So many town deer already sport the telltale test buttons that biologists have trouble finding new animals to test.
Eventually, the team will begin retesting deer to see how quickly the infection is spreading through the healthy population.
Only two of the 50 deer tested this fall have been positive. Until final results are analyzed, Miller said, he hesitates to draw firm conclusions “but the results are encouraging.”
A paper describing the results of last season’s program, written by Wolfe, Miller and University of Wyoming pathologist Elizabeth Miller, will be published in the Wildlife Society Bulletin in 2004.
But the technique has its drawbacks, especially cost. At $300 per test, the program is twice to three times as expensive as other types of culling.
And the Estes Park deer are about as accommodating as wild mule deer can be. The herd essentially winters in town, where they become so used to people that it is easy for Miller and Wolfe, who is his wife, to approach for a clean shot with their dart guns.
The technique wouldn’t work in national forests or county open space.
Another important factor is that Estes Park supports the program, Miller said.
“It is expensive and this is the ideal situation to apply this approach,” he said. “But if the measuring stick is a reduction in prevalence, it might not be as expensive as it appears now.”
While Miller defends hot-spot culling as the most cost-effective current technique, he said test- and-cull may be an alternative for urban communities.
But one-third to one-half of the cost could be eliminated when new, rapid field tests become available. Much of the current cost, Miller said, stems from the use of telemetry gear to relocate infected animals after test results come back.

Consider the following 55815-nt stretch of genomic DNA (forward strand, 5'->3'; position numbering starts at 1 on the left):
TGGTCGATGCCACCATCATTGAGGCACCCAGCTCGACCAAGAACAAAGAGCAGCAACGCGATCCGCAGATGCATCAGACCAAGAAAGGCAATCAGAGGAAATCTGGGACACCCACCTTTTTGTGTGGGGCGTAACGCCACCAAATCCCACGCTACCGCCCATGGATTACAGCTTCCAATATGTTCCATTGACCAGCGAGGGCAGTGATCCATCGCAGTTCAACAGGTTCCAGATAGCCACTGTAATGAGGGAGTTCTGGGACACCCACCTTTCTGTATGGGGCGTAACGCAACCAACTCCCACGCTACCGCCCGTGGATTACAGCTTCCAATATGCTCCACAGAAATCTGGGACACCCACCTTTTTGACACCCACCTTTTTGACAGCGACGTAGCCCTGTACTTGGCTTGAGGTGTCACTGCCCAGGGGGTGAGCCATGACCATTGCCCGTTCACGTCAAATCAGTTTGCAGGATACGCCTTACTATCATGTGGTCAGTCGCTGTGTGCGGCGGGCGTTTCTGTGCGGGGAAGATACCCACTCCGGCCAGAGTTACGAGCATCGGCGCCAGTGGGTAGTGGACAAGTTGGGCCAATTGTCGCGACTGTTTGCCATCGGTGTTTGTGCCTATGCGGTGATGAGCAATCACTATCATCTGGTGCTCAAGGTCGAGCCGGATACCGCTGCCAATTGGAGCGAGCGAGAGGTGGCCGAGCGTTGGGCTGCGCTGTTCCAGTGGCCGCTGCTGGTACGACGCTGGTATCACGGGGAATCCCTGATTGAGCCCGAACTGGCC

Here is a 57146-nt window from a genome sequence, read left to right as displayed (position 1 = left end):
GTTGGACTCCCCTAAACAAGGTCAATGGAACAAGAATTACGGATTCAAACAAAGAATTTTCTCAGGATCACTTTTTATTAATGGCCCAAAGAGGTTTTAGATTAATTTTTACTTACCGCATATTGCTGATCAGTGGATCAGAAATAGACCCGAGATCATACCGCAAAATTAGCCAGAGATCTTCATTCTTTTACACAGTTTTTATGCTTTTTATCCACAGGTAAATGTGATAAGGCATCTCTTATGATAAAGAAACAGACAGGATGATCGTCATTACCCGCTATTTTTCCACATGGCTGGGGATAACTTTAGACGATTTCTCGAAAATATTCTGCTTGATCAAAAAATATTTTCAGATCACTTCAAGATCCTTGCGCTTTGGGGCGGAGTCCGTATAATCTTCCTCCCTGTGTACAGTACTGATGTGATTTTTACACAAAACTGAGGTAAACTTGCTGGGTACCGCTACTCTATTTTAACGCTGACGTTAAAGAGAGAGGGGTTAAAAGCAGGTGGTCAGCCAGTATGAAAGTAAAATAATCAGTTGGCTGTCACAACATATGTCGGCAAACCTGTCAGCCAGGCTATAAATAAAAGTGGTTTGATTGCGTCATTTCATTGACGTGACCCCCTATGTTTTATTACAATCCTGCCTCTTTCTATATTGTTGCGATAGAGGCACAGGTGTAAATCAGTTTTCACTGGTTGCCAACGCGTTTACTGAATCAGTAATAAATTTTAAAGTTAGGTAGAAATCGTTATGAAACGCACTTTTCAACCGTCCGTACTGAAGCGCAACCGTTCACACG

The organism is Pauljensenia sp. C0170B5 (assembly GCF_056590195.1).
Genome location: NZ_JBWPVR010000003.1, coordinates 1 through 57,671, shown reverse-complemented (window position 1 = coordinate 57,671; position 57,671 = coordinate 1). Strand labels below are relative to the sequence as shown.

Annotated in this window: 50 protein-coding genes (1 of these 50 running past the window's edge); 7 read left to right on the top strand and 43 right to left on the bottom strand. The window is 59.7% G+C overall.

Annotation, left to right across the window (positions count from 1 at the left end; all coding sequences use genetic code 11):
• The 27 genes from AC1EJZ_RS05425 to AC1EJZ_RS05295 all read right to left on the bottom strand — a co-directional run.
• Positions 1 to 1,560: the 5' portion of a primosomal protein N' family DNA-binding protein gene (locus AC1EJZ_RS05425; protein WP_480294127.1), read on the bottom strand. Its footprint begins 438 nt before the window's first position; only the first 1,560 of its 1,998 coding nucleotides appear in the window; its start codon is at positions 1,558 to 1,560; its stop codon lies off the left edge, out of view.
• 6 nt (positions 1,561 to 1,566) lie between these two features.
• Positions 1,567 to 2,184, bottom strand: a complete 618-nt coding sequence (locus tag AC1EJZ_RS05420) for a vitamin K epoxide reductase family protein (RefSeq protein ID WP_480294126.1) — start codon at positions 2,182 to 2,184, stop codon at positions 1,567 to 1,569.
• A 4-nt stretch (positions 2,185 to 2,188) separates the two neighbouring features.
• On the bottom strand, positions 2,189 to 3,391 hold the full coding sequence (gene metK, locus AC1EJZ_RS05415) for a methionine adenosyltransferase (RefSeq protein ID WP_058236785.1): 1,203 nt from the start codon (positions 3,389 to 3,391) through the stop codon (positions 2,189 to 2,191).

Field tests would give biologists results while deer were still sedated.
Miller and Wolfe are already well into the second year of the program. On Monday, they darted and biopsied two young bucks and resampled a doe in the Fall River Estates neighborhood with state wildlife technicians Tracey and Michael Sirochman.
After lunch, the team received a call that every game warden dreads: two bucks were tangled in a fence on Riverside Drive, fighting with each other.
When the division teams arrived, the scene was grim: the older buck, its magnificent rack wound with wire, had been battered into submission by its rival. But the younger buck, also in its prime, was entangled and couldn’t retreat. When Wolfe approached the younger buck with the dart gun, its churning hooves sent dirt flying as he drove his antlers forward again and again.
Wolfe quickly darted the victor. The biologists and two onlookers swarmed over the younger deer to keep it away from its rival.
As Michael Sirochman worked to cut the wire entangling the young buck’s rack, the animal’s tine ripped up through Sirochman’s coat and gashed his cheek.
The loser also had to be sedated to free it from the wire, but Wolfe gave it only a half dose to minimize chemical stress. She quickly drew blood and snipped a tonsil sample. But it was too late for the big buck, which soon stopped breathing.
Everyone was dejected. But Wolfe moved on to the younger buck without a word.
As Miller dragged the old buck over to the agency truck, he noted that it was relatively thin – a possible indicator of CWD. Ear tags showed the buck was tested a year ago, but it could have developed the disease since. CWD also makes deer less wary, which could explain how the buck became entangled in the fence.
But fences, swingsets and hammocks are among the hazards faced by deer and elk that move to town.
Tests on the buck would be back in a couple of days. Until then Miller could only speculate.
“Hell of a way for him to go,” he said quietly, unfolding a tarp over the carcass.